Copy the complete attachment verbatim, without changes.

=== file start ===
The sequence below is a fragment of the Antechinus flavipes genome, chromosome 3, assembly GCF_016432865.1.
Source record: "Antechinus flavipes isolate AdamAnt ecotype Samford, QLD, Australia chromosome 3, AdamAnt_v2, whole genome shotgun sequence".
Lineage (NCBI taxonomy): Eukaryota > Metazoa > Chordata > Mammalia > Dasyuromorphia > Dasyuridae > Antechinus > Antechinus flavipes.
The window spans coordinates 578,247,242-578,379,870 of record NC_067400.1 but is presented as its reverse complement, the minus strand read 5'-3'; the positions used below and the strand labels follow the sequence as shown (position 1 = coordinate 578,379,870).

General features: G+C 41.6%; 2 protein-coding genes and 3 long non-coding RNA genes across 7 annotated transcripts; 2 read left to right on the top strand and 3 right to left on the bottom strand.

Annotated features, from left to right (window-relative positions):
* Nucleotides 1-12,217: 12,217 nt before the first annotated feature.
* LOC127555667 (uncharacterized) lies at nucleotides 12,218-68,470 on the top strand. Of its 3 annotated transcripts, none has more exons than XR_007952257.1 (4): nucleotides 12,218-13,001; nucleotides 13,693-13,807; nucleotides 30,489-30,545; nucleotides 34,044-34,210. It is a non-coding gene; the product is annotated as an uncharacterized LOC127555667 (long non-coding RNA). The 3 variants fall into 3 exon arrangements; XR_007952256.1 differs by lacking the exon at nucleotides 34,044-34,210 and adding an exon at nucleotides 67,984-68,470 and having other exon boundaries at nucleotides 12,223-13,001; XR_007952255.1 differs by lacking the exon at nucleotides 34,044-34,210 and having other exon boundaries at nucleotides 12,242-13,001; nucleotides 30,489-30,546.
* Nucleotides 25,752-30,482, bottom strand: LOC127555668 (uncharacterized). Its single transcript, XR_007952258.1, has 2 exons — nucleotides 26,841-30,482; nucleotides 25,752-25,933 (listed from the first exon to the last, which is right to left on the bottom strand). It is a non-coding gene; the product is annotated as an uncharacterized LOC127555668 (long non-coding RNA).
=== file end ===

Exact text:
The sequence below is a fragment of the Antechinus flavipes genome, chromosome 3, assembly GCF_016432865.1.
Source record: "Antechinus flavipes isolate AdamAnt ecotype Samford, QLD, Australia chromosome 3, AdamAnt_v2, whole genome shotgun sequence".
Lineage (NCBI taxonomy): Eukaryota > Metazoa > Chordata > Mammalia > Dasyuromorphia > Dasyuridae > Antechinus > Antechinus flavipes.
The window spans coordinates 578,247,242-578,379,870 of record NC_067400.1 but is presented as its reverse complement, the minus strand read 5'-3'; the positions used below and the strand labels follow the sequence as shown (position 1 = coordinate 578,379,870).

General features: G+C 41.6%; 2 protein-coding genes and 3 long non-coding RNA genes across 7 annotated transcripts; 2 read left to right on the top strand and 3 right to left on the bottom strand.

Annotated features, from left to right (window-relative positions):
* Nucleotides 1-12,217: 12,217 nt before the first annotated feature.
* LOC127555667 (uncharacterized) lies at nucleotides 12,218-68,470 on the top strand. Of its 3 annotated transcripts, none has more exons than XR_007952257.1 (4): nucleotides 12,218-13,001; nucleotides 13,693-13,807; nucleotides 30,489-30,545; nucleotides 34,044-34,210. It is a non-coding gene; the product is annotated as an uncharacterized LOC127555667 (long non-coding RNA). The 3 variants fall into 3 exon arrangements; XR_007952256.1 differs by lacking the exon at nucleotides 34,044-34,210 and adding an exon at nucleotides 67,984-68,470 and having other exon boundaries at nucleotides 12,223-13,001; XR_007952255.1 differs by lacking the exon at nucleotides 34,044-34,210 and having other exon boundaries at nucleotides 12,242-13,001; nucleotides 30,489-30,546.
* Nucleotides 25,752-30,482, bottom strand: LOC127555668 (uncharacterized). Its single transcript, XR_007952258.1, has 2 exons — nucleotides 26,841-30,482; nucleotides 25,752-25,933 (listed from the first exon to the last, which is right to left on the bottom strand). It is a non-coding gene; the product is annotated as an uncharacterized LOC127555668 (long non-coding RNA).